When “Basilica” Didn’t Mean “Church”

We all know what the term “basilica” means, right? By definition, a basilica is a very, very large church! That’s why some of our clients occasionally do a bit of research in advance of their trip to Rome… and decide that they want to visit the Basilica Julia. They assume it’s a huge and lovely church of some kind, and have no idea that they’re actually asking to see THIS:

Basilica Iulia

That’s right. That area in the Roman Forum where you see rows of column-stumps, that is the Basilica Julia. Built in the first century B.C., it most certainly was not Christian, and not a church. No, it was merely some boring government office-building, built in the era of Julius Caesar, which is how it got its name. How is this possible?

The confusion stems from the evolution of the term “basilica,” which is really an architectural term. Originally, a basilica was a building of any size and intended for any purpose, which had a particular style of roof, and a particular number of interior aisles. That’s why in ancient times there were pagan basilicas all over the Roman Empire, some of which were teeny tiny!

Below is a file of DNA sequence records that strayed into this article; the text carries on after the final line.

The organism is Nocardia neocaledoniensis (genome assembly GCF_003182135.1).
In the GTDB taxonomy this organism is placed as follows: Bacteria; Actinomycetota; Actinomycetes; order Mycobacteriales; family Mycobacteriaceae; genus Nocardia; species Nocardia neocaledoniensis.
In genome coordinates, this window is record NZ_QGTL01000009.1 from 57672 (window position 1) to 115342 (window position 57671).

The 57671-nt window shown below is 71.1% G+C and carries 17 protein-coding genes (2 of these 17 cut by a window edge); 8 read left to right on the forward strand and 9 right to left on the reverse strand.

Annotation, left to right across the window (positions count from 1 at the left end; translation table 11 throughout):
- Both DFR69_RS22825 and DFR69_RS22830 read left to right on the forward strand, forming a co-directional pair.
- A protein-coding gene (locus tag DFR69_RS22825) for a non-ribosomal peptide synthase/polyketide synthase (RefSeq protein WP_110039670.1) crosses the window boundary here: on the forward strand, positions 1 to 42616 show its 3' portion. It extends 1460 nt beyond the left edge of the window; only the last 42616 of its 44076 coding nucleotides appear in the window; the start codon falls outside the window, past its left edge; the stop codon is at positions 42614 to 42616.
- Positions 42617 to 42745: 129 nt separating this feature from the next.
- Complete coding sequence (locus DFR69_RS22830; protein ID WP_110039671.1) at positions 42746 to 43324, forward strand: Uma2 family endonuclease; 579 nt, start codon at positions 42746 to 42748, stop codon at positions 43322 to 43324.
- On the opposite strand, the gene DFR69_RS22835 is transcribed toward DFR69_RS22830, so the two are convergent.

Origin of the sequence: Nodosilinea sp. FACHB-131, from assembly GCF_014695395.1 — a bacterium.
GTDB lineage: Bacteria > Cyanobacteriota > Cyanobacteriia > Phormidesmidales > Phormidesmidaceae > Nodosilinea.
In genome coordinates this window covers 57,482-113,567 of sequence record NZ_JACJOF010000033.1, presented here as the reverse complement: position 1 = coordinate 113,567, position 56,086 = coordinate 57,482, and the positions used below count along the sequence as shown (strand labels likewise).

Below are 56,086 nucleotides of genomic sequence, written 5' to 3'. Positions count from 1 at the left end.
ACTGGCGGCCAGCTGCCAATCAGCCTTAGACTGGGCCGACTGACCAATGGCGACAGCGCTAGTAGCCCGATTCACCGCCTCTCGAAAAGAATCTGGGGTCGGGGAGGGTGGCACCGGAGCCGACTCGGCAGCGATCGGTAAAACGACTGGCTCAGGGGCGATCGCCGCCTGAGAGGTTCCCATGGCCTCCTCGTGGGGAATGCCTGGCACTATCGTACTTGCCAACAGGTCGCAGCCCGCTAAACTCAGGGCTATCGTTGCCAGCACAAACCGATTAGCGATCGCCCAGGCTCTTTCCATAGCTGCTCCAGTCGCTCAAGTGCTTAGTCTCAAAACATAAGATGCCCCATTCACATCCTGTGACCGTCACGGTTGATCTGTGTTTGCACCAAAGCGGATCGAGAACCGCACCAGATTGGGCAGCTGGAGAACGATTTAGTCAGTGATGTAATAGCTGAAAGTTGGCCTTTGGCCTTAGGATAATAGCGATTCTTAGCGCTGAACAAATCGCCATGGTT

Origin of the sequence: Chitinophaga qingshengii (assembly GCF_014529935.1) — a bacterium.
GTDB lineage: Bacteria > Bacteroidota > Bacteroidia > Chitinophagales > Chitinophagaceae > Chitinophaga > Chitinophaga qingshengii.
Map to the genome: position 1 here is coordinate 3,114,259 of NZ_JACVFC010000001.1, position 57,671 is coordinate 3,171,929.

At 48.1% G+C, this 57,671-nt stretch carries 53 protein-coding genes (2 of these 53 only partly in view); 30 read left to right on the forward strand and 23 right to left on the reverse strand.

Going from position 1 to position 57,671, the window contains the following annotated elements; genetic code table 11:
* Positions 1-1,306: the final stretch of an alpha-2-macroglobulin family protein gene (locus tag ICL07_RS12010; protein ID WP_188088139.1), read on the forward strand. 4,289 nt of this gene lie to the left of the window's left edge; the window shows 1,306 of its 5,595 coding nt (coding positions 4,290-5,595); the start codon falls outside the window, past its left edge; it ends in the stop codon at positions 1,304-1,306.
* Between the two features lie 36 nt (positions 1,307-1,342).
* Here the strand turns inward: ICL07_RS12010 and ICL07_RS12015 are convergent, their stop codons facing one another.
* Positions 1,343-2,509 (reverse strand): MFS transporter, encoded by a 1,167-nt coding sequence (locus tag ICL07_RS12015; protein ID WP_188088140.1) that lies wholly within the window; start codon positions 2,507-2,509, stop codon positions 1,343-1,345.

When some of the earliest Christian churches were constructed, they were built in the basilican style–and thus merited the title of “Basilica of Saint Mary Major” or “Basilica of Saint Lawrence.” Many of them were/are humongous. They inadvertently caused confusion in the minds of simple people, who concluded that a “basilica” is a big church. But technically, that’s not what a basilica is at all.

Confusing the issue even further, some of Rome’s Catholic basilicas were not actually built in the basilican style. St. Peter’s Basilica–the largest Catholic church in the entire world–is a good example of this. Did you know that?

We always explain historical points like this to our clients, whether they are mistakenly looking forward to visiting the Basilica Julia or not. After all, a little advance knowledge can clear up a lot of misunderstanding…